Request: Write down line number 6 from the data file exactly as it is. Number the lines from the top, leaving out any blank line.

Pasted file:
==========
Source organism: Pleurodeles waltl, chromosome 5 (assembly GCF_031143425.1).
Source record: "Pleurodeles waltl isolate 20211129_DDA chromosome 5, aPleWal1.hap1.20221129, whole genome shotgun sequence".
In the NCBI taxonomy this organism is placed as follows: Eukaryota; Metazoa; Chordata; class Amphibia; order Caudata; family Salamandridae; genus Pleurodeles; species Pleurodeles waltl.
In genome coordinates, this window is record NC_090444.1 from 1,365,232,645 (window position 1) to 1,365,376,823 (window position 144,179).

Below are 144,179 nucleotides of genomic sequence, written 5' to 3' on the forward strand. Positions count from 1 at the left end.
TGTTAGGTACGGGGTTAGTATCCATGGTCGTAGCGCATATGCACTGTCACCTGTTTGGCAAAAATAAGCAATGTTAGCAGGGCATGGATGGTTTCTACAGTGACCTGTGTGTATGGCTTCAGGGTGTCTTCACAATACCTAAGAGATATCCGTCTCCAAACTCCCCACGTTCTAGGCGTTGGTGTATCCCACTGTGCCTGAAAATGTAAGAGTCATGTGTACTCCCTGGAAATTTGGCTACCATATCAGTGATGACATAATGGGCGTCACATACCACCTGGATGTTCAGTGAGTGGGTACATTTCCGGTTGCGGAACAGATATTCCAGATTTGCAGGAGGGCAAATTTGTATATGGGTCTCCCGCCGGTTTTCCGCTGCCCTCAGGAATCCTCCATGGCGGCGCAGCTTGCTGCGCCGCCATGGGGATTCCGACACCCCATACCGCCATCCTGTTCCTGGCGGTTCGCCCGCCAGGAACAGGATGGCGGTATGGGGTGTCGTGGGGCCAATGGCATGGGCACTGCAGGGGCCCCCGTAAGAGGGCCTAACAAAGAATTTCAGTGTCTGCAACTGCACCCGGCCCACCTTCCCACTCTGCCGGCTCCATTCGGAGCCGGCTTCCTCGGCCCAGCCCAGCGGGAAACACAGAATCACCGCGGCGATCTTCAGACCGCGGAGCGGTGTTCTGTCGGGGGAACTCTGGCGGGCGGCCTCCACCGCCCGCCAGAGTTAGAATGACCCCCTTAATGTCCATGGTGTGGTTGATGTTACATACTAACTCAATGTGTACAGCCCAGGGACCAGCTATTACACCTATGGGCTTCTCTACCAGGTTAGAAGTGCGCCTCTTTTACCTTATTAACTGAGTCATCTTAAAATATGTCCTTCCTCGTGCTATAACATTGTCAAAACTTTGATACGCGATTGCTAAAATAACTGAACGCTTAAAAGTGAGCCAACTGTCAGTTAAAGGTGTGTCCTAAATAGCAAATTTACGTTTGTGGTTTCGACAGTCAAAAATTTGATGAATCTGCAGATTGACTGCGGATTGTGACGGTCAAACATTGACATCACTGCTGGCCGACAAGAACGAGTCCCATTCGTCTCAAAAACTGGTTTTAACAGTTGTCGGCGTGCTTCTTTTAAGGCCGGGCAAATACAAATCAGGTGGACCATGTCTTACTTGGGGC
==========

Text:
TGTTAGGTACGGGGTTAGTATCCATGGTCGTAGCGCATATGCACTGTCACCTGTTTGGCAAAAATAAGCAATGTTAGCAGGGCATGGATGGTTTCTACAGTGACCTGTGTGTATGGCTTCAGGGTGTCTTCACAATACCTAAGAGATATCCGTCTCCAAACTCCCCACGTTCTAGGCGTTGGTGTATCCCACTGTGCCTGAAAATGTAAGAGTCATGTGTACTCCCTGGAAATTTGGCTACCATATCAGTGATGACATAATGGGCGTCACATACCACCTGGATGTTCAGTGAGTGGGTACATTTCCGGTTGCGGAACAGATATTCCAGATTTGCAGGAGGGCAAATTTGTATATGGGTCTCCCGCCGGTTTTCCGCTGCCCTCAGGAATCCTCCATGGCGGCGCAGCTTGCTGCGCCGCCATGGGGATTCCGACACCCCATACCGCCATCCTGTTCCTGGCGGTTCGCCCGCCAGGAACAGGATGGCGGTATGGGGTGTCGTGGGGCCAATGGCATGGGCACTGCAGGGGCCCCCGTAAGAGGGCCTAACAAAGAATTTCAGTGTCTGCAACTGCACCCGGCCCACCTTCCCACTCTGCCGGCTCCATTCGGAGCCGGCTTCCTCGGCCCAGCCCAGCGGGAAACACAGAATCACCGCGGCGATCTTCAGACCGCGGAGCGGTGTTCTGTCGGGGGAACTCTGGCGGGCGGCCTCCACCGCCCGCCAGAGTTAGAATGACCCCCTTAATGTCCATGGTGTGGTTGATGTTACATACTAACTCAATGTGTACAGCCCAGGGACCAGCTATTACACCTATGGGCTTCTCTACCAGGTTAGAAGTGCGCCTCTTTTACCTTATTAACTGAGTCATCTTAAAATATGTCCTTCCTCGTGCTATAACATTGTCAAAACTTTGATACGCGATTGCTAAAATAACTGAACGCTTAAAAGTGAGCCAACTGTCAGTTAAAGGTGTGTCCTAAATAGCAAATTTACGTTTGTGGTTTCGACAGTCAAAAATTTGATGAATCTGCAGATTGACTGCGGATTGTGACGGTCAAACATTGACATCACTGCTGGCCGACAAGAACGAGTCCCATTCGTCTCAAAAACTGGTTTTAACAGTTGTCGGCGTGCTTCTTTTAAGGCCGGGCAAATACAAATCAGGTGGACCATGTCTTACTTGGGGC